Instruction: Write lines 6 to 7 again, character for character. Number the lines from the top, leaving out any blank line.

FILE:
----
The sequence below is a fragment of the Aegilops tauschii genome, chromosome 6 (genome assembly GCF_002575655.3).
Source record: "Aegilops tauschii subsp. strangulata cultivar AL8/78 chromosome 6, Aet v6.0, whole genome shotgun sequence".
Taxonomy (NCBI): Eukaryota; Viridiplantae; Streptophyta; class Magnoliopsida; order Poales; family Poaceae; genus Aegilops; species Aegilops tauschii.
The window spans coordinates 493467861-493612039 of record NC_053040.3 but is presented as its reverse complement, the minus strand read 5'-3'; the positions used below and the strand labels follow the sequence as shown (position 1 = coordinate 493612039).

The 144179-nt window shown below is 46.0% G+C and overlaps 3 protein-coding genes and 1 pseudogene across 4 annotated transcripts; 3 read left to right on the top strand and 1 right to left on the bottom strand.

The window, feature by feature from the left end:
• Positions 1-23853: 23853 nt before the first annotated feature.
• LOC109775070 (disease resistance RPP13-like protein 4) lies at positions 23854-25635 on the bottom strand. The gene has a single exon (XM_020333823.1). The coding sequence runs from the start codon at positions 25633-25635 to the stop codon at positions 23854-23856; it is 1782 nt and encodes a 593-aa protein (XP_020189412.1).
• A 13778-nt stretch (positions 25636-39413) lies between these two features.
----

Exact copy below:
The window, feature by feature from the left end:
• Positions 1-23853: 23853 nt before the first annotated feature.